Paper presents tool for assessing risk of hydro-meteorological extremes in UK

Extreme weather events such as droughts and heavy precipitation can have large impacts on society and the economy, so ensuring that society is well prepared to face such events will have multiple benefits.

Anthropogenic climate change is expected to have an impact on these types of events: warm temperature extremes and heavy precipitation extremes have been shown to have increased due to human greenhouse gas emissions and these are projected to increase in the future (IPCC, 2013).

Properly assessing the associated impacts and uncertainties is critical for adequate adaptation, however, the application of risk-based approaches often requires large sets of extreme events, which are not commonly available.

A new paper co-authored by researchers presents just such a large set of hydro-meteorological time series for recent past and future conditions for the United Kingdom based on weather@home2, a modelling framework consisting of a global climate model driven by observed or projected sea surface temperature and sea ice which is downscaled to 25 km over the European domain by a regional climate model.

Future projections show small precipitation increases in winter but large decreases in summer on average, leading to an overall drying, consistent with the most recent UK Climate Projections (UKCP09) but larger in magnitude than the latter. Both drought and high-precipitation events are projected to increase in frequency and intensity in most regions, highlighting the need for appropriate adaptation measures.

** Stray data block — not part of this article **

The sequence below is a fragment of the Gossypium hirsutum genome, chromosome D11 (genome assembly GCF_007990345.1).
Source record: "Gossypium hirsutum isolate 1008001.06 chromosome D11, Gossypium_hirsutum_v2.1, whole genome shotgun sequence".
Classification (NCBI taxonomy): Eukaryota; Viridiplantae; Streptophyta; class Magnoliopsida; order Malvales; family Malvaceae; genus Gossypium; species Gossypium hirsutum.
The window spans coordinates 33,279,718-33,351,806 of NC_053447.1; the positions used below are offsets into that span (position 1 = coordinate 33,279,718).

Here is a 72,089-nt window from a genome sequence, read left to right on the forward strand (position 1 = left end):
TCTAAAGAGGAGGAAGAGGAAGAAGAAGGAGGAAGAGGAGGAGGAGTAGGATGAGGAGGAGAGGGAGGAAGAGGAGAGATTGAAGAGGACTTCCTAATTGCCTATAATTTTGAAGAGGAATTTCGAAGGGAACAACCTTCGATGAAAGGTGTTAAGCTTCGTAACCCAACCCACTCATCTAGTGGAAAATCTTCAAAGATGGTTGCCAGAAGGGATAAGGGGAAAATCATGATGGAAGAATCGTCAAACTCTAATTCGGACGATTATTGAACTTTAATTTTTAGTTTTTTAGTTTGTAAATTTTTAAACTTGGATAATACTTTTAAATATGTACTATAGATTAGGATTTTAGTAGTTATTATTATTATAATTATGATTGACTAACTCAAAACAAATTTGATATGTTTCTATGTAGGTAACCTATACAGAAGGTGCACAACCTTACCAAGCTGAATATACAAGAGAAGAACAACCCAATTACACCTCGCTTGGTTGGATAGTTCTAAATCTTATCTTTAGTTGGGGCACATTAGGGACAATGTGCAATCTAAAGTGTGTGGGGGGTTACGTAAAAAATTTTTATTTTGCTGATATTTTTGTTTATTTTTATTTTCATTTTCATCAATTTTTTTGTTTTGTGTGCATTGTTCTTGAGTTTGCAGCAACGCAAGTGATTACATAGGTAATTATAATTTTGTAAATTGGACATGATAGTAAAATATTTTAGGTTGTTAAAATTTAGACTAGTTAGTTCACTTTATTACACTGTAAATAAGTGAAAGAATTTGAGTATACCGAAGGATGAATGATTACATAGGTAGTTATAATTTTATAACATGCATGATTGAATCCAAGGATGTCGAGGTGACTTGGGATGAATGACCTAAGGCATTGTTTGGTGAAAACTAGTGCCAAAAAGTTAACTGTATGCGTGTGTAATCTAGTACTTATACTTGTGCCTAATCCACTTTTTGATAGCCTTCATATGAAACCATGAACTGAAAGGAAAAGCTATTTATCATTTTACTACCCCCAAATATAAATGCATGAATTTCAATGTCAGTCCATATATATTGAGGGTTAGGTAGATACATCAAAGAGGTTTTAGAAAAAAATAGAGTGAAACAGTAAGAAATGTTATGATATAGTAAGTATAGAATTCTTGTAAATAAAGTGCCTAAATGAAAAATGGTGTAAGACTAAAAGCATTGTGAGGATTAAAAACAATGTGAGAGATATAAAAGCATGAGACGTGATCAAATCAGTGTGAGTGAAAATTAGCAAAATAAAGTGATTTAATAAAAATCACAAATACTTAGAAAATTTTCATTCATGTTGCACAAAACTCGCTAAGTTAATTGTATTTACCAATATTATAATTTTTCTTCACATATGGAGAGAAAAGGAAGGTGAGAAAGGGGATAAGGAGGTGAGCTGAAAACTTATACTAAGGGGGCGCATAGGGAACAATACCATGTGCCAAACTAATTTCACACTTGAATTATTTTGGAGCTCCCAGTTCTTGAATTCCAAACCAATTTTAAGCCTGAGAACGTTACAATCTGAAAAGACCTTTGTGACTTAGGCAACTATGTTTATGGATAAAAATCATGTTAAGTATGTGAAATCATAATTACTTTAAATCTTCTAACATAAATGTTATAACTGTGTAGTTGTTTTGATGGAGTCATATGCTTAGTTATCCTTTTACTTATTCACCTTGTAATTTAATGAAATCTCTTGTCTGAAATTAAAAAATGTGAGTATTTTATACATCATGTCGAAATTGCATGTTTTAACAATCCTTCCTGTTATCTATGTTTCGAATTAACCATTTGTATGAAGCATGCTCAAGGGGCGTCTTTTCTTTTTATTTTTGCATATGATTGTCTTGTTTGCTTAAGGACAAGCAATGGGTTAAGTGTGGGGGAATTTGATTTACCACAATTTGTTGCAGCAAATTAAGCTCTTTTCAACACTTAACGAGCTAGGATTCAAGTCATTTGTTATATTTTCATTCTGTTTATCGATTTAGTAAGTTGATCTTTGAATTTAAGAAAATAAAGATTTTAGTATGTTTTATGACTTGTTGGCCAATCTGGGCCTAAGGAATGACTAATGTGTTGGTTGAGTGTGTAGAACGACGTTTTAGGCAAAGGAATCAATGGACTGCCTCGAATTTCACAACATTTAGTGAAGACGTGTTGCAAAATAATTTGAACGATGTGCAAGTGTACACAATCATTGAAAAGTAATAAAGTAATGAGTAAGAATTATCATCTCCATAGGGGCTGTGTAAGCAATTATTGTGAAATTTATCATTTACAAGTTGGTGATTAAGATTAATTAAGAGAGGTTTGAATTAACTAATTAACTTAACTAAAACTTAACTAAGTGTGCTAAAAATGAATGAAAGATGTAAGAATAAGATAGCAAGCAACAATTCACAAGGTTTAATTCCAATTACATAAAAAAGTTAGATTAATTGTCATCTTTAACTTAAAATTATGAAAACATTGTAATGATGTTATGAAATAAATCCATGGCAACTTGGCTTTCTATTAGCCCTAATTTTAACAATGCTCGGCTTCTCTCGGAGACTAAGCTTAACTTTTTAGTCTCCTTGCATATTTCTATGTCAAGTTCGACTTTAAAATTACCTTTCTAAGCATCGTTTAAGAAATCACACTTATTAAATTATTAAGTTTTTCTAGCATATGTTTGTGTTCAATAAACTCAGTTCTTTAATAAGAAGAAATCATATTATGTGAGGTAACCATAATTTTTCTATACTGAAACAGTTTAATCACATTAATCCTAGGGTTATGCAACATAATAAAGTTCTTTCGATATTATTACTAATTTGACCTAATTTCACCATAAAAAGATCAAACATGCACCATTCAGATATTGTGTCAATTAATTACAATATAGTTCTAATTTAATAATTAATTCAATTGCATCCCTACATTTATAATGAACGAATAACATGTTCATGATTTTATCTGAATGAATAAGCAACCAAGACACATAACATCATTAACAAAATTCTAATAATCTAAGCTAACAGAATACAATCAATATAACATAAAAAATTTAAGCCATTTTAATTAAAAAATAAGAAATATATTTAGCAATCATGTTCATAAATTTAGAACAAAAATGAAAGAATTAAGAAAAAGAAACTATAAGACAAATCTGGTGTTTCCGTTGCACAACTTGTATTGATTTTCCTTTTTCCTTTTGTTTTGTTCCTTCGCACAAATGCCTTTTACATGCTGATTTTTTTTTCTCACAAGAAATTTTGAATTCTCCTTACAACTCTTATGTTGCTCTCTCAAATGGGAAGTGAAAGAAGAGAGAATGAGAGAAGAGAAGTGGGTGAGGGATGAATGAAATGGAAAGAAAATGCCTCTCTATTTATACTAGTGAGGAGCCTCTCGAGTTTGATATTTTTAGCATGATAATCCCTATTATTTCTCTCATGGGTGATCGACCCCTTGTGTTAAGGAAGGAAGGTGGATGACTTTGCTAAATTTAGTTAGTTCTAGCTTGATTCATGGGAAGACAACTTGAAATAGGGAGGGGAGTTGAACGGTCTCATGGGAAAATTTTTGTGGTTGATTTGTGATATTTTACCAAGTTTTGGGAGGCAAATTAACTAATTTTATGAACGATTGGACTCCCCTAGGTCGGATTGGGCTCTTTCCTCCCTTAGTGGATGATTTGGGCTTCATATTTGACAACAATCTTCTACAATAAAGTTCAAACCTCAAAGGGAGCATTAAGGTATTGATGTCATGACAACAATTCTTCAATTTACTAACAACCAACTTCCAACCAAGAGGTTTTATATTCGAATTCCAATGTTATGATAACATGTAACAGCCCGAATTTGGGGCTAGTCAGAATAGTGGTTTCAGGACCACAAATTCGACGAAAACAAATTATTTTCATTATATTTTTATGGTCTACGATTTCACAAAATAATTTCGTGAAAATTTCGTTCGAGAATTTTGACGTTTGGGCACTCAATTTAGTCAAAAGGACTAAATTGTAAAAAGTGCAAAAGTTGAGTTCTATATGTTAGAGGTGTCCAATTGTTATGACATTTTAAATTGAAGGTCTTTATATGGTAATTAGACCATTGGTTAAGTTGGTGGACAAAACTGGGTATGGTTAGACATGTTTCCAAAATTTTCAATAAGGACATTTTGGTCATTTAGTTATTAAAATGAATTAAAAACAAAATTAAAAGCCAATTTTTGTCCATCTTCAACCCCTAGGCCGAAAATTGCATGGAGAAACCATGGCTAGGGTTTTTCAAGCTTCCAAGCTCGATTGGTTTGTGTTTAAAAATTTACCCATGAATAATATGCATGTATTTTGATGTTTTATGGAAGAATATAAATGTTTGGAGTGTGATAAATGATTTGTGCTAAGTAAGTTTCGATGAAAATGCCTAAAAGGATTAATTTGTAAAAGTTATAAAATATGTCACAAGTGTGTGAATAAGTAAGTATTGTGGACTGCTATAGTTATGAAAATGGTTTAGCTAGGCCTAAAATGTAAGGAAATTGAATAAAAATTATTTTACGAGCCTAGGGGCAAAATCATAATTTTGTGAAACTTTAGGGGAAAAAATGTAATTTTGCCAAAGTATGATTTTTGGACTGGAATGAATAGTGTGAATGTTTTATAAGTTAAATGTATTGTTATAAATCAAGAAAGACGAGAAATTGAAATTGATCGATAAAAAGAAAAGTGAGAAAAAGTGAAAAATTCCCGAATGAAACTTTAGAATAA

Overall, the presented dataset is a useful tool for assessing the risk associated with drought and more generally with hydro-meteorological extremes in the UK.


A large set of potential past, present and future hydro-meteorological time series for the UK

Hydrology and Earth System Sciences, 25 Jan 2018

Benoit P. Guillod1,a,b, Richard G. Jones2,3, Simon J. Dadson3, Gemma Coxon4, Gianbattista Bussi3, James Freer4, Alison L. Kay5, Neil R. Massey1, Sarah N. Sparrow6, David C. H. Wallom6, Myles R. Allen1, and Jim W. Hall1

1 Environmental Change Institute, University of Oxford, Oxford, UK
Met Office Hadley Centre, Exeter, UK
School of Geography and the Environment, University of Oxford, Oxford, UK
Geographical Sciences, University of Bristol, Bristol, UK
Centre for Ecology and Hydrology, Wallingford, UK
Oxford e-Research Centre, University of Oxford, Oxford, UK
currently at: Institute for Environmental Decisions, ETH Zurich, Zurich, Switzerland
currently at: Institute for Atmospheric and Climate Science, ETH Zurich, Zurich, Switzerland

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